Choice

Author:
Publisher:
ISBN:
Size: 39.22 MB
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The Reservoir

Author: John Milliken Thompson
Publisher: Other Press, LLC
ISBN: 1590514440
Size: 38.92 MB
Format: PDF, ePub
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On an early spring morning in Richmond, Virginia, in the year 1885, a young pregnant woman is found floating in the city reservoir. It appears that she has committed suicide, but there are curious clues at the scene that suggest foul play. As the identity of the woman, Lillie, is revealed, her dark family history comes to light. Soon the investigation focuses on her tumultuous affair with her cousin, Tommie Cluverius.--From book flap.

The Road To Monticello

Author: Kevin J. Hayes
Publisher: Oxford University Press
ISBN: 019971908X
Size: 59.19 MB
Format: PDF
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Thomas Jefferson was an avid book-collector, a voracious reader, and a gifted writer--a man who prided himself on his knowledge of classical and modern languages and whose marginal annotations include quotations from Euripides, Herodotus, and Milton. And yet there has never been a literary life of our most literary president. In The Road to Monticello, Kevin J. Hayes fills this important gap by offering a lively account of Jefferson's spiritual and intellectual development, focusing on the books and ideas that exerted the most profound influence on him. Moving chronologically through Jefferson's life, Hayes reveals the full range and depth of Jefferson's literary passions, from the popular "small books" sold by traveling chapmen, such as The History of Tom Thumb, which enthralled him as a child; to his lifelong love of Aesop's Fables and Robinson Crusoe; his engagement with Horace, Ovid, Virgil and other writers of classical antiquity; and his deep affinity with the melancholy verse of Ossian, the legendary third-century Gaelic warrior-poet. Drawing on Jefferson's letters, journals, and commonplace books, Hayes offers a wealth of new scholarship on the print culture of colonial America, reveals an intimate portrait of Jefferson's activities beyond the political chamber, and reconstructs the president's investigations in such different fields of knowledge as law, history, philosophy and natural science. Most importantly, Hayes uncovers the ideas and exchanges which informed the thinking of America's first great intellectual and shows how his lifelong pursuit of knowledge culminated in the formation of a public offering, the "academic village" which became UVA, and his more private retreat at Monticello. Gracefully written and painstakingly researched, The Road to Monticello provides an invaluable look at Jefferson's intellectual and literary life, uncovering the roots of some of the most important--and influential--ideas that have informed American history.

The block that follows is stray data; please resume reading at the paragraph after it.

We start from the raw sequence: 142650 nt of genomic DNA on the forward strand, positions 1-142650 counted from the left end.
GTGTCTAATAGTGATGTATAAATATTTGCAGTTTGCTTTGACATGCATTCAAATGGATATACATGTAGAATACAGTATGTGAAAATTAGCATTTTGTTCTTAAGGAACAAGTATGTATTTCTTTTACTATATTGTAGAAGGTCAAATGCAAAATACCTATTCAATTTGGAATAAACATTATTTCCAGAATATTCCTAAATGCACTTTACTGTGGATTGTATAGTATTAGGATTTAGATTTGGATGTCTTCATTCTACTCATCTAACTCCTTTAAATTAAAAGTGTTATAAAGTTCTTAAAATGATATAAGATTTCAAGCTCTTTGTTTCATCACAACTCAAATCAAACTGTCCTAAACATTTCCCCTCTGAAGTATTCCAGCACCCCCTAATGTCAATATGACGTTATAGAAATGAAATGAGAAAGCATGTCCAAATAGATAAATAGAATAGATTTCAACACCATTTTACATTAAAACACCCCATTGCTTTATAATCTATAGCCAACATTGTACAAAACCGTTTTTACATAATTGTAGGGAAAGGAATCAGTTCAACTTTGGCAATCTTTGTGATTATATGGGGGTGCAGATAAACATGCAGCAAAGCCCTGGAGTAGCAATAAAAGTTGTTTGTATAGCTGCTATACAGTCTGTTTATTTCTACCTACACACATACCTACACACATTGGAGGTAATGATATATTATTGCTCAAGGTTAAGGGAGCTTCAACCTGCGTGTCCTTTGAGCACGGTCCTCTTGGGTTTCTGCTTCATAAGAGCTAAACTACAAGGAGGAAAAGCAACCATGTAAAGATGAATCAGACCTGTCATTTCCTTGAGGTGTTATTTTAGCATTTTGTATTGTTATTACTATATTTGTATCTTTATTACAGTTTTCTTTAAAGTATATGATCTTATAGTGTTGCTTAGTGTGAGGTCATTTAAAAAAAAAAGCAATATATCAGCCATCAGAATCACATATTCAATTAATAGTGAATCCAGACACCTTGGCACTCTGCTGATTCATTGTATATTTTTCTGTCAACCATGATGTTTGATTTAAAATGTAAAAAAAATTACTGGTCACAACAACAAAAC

A Murder In Virginia

Author: Suzanne Lebsock
Publisher: W. W. Norton & Company
ISBN: 9780393326062
Size: 40.43 MB
Format: PDF, Mobi
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Recounts the events surrounding the dramatic post-Civil War trial of a young African American sawmill hand who was accused of ax murdering a white woman on her Virginia farm and who implicated three other women in the crime. Reprint.